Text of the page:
Natalie Morales’s Plan B is a stellar comedy about two girls reeling from a high school party and learning about one another along the way, giving a showcase for young actors up to the task.
Mirroring themes and moments from other high school films like Superbad, Booksmart, and Unpregnant, Natalie Morales’s Plan B starts like most in the genre: with a (somewhat) massive party. And like those other movies, the raunchy road trip comedy revolves around best friends, two girls that want more out of their high school experience, more out of the finale of these four years that are the lead-up to what many folks call “the best years of your life.” It devolves into more than a one-night affair, as the girls embark on a weekend-long attempt to find the morning-after pill as 17-year-olds looking for someone to sell them what they need.
Plan B announces the arrival of faces and names that should become mainstays, with Morales directing her second feature in under a year, alongside the already-acclaimed Language Lessons. Written by Joshua Levy and Prathiksha Srinivasan, the film stars Kuhoo Verma as Sunny and Victoria Moroles as Lupe, who both give fantastic comedic performances, with Verma shining brighter with each passing scene. The film acts as a conduit for talented people that deserve the stage and the spotlight.
Early on, the film gains comedic traction with Rachel Dratch as a sex-ed teacher while Edi Patterson injects more life into the film halfway through as a gas attendant. Morales and her team brought funny, quirky actors for bit parts, and it works wonders to watch Verma and Moroles play off more seasoned comedians.
Still, at its core, Plan B revolves around friendship, a changing relationship between Sunny and Lupe, girls that still hold secrets from one another. It’s unnerving to reveal the fullest nature of yourself to another person at any age. It’s even harder when you haven’t even turned 18, as you figure out the ins and outs of who you are. The script gives space to each girl, even though this story’s driven forward by Sunny’s initial decision to throw a party and subsequently, drunkenly lose her virginity to someone she feels little towards. Plan B allows these two young characters the opportunity to breathe, to develop while they’re together and while they’re apart.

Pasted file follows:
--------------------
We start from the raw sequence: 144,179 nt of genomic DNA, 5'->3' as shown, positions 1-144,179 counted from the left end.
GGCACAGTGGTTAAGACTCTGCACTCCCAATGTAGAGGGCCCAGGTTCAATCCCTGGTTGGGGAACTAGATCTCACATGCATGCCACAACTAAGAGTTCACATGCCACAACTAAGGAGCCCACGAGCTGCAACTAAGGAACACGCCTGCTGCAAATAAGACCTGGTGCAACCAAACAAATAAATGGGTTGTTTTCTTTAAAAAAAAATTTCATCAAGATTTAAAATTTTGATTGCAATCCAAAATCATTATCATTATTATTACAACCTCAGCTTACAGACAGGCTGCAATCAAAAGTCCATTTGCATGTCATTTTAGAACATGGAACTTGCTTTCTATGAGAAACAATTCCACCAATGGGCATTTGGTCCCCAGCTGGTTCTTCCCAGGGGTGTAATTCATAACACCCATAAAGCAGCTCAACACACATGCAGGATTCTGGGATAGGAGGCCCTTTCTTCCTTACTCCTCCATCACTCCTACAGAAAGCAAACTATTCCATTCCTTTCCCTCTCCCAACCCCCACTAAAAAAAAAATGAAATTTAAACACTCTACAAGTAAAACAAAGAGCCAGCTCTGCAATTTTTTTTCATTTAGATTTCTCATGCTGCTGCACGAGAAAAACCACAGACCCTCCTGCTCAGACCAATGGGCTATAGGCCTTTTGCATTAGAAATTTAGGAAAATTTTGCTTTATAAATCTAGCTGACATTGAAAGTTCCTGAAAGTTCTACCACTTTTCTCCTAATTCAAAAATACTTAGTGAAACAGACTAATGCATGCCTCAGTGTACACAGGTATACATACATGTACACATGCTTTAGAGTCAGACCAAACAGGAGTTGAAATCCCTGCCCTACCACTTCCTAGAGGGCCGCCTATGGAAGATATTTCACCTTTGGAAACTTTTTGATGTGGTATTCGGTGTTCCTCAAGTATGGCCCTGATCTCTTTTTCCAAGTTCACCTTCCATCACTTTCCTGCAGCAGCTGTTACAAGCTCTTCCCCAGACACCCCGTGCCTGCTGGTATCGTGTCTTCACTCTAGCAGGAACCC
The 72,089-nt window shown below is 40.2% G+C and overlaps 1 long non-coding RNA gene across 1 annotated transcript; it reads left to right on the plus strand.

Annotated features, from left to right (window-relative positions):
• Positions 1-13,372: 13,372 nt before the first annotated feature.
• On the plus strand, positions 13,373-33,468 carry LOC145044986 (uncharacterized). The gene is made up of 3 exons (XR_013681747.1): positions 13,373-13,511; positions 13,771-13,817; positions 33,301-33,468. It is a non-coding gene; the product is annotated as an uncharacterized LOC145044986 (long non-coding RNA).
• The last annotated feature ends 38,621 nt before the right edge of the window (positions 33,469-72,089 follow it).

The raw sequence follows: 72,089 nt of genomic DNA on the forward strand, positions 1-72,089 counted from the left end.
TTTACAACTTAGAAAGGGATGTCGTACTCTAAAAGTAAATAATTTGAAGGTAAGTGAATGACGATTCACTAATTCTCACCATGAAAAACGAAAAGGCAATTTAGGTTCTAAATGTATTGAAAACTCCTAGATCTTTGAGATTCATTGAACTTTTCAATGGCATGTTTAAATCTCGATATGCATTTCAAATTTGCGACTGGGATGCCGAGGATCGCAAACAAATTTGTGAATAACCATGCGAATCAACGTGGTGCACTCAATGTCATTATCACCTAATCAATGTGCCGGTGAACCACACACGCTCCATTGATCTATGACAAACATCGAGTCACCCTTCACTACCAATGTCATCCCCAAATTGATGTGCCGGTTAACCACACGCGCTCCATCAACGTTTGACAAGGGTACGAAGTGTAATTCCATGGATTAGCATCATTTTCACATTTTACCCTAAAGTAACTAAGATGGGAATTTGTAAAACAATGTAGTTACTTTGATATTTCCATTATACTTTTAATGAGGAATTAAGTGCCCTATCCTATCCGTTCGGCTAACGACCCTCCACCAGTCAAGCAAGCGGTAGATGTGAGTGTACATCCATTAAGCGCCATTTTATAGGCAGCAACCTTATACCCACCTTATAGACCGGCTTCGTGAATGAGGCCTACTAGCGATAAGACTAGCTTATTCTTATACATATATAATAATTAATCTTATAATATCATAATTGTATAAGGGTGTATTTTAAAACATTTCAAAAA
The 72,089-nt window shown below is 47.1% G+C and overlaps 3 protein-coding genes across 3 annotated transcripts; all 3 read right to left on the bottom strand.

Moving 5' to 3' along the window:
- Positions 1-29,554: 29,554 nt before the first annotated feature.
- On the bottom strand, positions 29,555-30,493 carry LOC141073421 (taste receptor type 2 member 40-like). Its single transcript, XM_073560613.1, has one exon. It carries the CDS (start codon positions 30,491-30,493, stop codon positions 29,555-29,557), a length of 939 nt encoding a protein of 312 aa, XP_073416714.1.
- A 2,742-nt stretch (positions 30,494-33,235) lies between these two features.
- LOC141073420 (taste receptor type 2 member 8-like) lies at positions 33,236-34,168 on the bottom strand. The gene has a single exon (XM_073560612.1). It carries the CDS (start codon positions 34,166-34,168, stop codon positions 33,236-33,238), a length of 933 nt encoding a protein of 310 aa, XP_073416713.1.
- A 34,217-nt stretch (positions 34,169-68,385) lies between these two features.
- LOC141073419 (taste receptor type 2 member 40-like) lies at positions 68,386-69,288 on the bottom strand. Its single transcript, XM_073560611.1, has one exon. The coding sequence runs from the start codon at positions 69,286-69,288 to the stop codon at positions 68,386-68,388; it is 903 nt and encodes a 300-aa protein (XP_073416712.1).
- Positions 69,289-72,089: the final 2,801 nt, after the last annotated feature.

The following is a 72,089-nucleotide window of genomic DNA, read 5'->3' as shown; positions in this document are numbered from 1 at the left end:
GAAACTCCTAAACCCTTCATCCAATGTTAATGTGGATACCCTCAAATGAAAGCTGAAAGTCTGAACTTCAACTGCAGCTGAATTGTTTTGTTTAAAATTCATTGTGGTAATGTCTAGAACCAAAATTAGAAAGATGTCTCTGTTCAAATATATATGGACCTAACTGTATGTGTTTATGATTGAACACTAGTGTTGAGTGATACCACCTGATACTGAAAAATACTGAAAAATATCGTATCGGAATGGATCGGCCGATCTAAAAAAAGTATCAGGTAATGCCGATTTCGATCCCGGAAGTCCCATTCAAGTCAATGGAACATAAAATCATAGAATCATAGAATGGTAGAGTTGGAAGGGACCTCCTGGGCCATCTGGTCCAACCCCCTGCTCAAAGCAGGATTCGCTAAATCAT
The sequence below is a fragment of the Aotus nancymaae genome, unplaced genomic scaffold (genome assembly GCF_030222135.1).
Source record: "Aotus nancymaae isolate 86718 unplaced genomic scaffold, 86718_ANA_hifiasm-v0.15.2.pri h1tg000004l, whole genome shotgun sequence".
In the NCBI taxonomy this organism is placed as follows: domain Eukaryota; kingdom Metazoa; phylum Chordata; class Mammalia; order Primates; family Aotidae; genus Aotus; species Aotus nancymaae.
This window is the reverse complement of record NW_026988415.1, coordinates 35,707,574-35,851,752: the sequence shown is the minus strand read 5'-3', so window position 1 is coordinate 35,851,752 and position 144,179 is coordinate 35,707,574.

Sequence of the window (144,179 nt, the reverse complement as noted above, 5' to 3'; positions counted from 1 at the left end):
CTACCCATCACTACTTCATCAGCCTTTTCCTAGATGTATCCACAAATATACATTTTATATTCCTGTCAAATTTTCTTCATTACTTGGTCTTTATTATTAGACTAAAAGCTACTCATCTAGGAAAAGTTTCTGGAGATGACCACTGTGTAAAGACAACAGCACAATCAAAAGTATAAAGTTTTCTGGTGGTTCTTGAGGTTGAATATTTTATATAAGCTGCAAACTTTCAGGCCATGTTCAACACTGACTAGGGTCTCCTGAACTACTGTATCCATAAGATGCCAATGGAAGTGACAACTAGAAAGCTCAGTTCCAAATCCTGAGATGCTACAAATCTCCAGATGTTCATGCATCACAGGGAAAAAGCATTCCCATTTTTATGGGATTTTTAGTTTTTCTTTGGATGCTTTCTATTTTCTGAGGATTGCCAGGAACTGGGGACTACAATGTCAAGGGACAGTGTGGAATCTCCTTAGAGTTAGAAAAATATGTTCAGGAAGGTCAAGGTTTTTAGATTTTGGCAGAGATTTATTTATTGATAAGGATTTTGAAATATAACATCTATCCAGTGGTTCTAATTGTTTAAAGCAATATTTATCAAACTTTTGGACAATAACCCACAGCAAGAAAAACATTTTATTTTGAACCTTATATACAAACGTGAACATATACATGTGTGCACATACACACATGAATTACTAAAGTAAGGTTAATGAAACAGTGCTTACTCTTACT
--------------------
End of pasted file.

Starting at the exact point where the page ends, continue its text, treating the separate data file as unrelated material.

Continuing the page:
Set in South Dakota, pharmacists can deny the morning-after pill to those under 18 years of age, causing the girls to drive to the nearest Planned Parenthood in search of a drug that will put Sunny’s mind at ease. She had sex with the wrong guy, with an uber-Christian kid who has immediate regret, as her crush, Hunter (Michael Provost), drove off with the popular, rich cheerleader. But she sees Hunter again and he’s pure kindness, as the girls attend a concert at a bowling alley, spending time with their hopeful significant others. Plan B should be added to the general high school movie canon, but more importantly, it should be highlighted for its use of a fake band, Rancid Tofu, which Lupe’s, Logan, plays in. Put them up against Sex Bob-omb in a Battle of the Bands, please.
After the concert, Sunny and Lupe find out truths about one another that only push them apart momentarily, as they’re more concerned about the keeping of the secrets than the secrets themselves. Morales and her team also understand the oddity of virtual relationships, of meeting someone new after already talking to them for weeks, of the expectations we give these meetings, and the stories we tell to get ourselves excited or soften the blow.
And everyone is understanding through this stretch, much like the film itself, pushing forward empathy and connection in every scene, as they all come to an understanding: being 17 is still really tough. Friendships never seem in doubt, and parents even enter the fray in the third act, showing that love outweighs difference and youthful decision-making. Often, as two characters learn of each other’s actualities, these films find a way to split up best friends. But in reality, and in Plan B, there’s no reason for that. Morales keeps these girls together, for better or worse, plastering a smile onto your face as they slip in mud, accidentally do drugs, or just drive into the middle of nowhere.
Instead of the film ending in a bang, it opts for simple sweetness, the love being shown between friends and family, an apt way to cap off a movie filled with raunchiness. Directed with an assured comedic and sensitive lens, Natalie Morales arrives as someone deserving of bigger budgets and Plan B signals the arrival of Verma and Moroles to a wider audience, who should welcome them with open arms. Even if they’re just high schoolers, they’d invite us to the party and certainly do the same.